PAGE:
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Geopolitics

The Last Cafe In Pakistan: Moderates Voice Quiet Resistance In The Face Of Islamist Assassinations

Following the assassination of two political leaders campaigning to change Pakistan’s Islamic blasphemy law, those who dream of a more open society and an enlightened Islam are trying to fight back.

Evening in Karachi
Evening in Karachi
Frédéric Bobin

KARACHI - Situated smack in the heart of this huge port city, the Second Floor Café (T2F) is a haven for the enlightened thinkers, a refuge against Karachi's urban sprawl and simmering tensions. Tucked away in a building on a back street, T2F is unique. Posters of John Lennon and Pablo Picasso hang on the wall, folk or blues music plays in the background, and on any given night Urdu poetry recitals or debates on Charles Darwin might take place. An oasis of resistance, it is where free thinkers can take a stand against the dark cloud of Islamic intolerance now looming on Pakistan's horizon.

Are these free thinkers a tiny minority, on the margins and out of sight? The answer is probably yes, something the owner of the establishment, Zaheer Kidvai is ready to admit. "We are a very small community here," he says. "We do what we can to react against the current climate of fear, although I do wonder whether it will change anything."

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Coronavirus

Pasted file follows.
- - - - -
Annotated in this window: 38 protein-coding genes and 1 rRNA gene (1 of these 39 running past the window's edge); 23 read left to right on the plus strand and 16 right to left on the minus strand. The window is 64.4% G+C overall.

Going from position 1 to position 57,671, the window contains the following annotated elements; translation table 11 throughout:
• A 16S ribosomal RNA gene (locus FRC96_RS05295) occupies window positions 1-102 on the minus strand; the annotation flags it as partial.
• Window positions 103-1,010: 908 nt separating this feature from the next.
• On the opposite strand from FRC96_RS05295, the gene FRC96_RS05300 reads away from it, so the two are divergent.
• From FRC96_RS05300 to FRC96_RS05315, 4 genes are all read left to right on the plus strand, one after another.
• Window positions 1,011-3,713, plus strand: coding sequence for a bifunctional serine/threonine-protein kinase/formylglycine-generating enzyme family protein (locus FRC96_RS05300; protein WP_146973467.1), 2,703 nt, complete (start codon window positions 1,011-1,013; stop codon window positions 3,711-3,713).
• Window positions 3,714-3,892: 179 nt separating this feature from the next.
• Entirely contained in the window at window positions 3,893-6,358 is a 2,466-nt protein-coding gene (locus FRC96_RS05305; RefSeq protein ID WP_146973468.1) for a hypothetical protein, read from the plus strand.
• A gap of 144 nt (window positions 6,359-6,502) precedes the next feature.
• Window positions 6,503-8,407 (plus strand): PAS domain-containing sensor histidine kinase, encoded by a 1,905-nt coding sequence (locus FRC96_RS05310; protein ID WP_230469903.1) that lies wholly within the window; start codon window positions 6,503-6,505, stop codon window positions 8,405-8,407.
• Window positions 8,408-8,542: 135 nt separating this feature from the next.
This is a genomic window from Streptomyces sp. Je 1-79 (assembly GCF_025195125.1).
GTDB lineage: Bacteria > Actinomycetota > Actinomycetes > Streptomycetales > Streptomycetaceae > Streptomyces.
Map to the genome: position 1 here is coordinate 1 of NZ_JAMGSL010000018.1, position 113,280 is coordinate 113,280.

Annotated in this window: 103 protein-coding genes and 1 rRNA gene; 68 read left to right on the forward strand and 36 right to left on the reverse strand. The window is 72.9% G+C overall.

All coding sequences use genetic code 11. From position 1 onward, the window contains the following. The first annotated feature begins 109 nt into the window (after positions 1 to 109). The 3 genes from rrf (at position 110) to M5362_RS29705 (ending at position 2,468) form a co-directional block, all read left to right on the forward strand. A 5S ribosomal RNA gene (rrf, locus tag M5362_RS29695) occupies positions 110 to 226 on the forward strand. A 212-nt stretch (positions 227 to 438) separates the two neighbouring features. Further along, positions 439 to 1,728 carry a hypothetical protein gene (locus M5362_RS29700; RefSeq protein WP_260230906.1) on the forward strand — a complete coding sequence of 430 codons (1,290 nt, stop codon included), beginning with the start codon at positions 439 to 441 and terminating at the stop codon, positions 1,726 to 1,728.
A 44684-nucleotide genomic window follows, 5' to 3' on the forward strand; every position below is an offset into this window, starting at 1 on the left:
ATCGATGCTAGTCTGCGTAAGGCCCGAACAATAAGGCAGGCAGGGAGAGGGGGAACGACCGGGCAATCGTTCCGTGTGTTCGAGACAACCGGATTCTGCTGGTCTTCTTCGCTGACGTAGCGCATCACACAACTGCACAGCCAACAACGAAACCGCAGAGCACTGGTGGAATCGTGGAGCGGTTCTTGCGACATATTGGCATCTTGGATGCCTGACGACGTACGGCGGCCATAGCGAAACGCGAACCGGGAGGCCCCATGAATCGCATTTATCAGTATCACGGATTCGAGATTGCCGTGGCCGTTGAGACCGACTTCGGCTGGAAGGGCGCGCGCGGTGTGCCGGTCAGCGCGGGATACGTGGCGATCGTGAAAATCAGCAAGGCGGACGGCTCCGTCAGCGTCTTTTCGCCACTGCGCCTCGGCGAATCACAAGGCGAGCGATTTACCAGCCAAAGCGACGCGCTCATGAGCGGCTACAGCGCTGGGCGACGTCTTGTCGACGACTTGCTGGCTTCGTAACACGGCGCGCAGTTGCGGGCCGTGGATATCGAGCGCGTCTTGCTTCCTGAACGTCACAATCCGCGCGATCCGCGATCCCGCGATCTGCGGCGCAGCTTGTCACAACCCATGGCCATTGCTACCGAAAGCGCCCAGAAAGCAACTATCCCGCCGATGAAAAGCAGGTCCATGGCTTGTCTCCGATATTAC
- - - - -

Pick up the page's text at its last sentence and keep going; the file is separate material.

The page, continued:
In Shanghai, A Brewing Expat Exodus As COVID Crackdown Shows "Real" China

Not only strict rules of freedom of movement as part of Zero-COVID policy but also an increase in censorship has raised many questions for the expat population in the megacity of 26 million that had long enjoyed a kind of special status in China as a place of freedom and openness. A recent survey of foreigners in the Chinese megacity found that 48% of respondents said they would leave Shanghai within the next year.

People walk in Tianzifang, located in Huangpu District, a well-known tourist attraction in Shanghai.

Lili Bai

SHANGHAI — On the seventh day of the lockdown, Félix, a French expat who has worked in Shanghai for four years, texted his boss: I want to "run,' mais je sais pas quand (but I don’t know when). A minute later, he received a reply: moi aussi (me too).

Félix had recently learned the new Mandarin word 润 (run) from social network postings of his local friends. Because its pinyin “rùn” is the same as the English word “run,” Chinese youth had begun to use it to express their wish to escape reality, either to “be freed from mundane life”, or to “run toward your future.”

For foreigners like Félix, by associating the expression “run” with the feeling of the current lockdown in Shanghai, “everything makes sense.” Félix recalled how at the end of March, the government denied rumors of an impending lockdown: “My Chinese colleagues all said, Shanghai is China’s top city, there would be no lockdown no matter what.”

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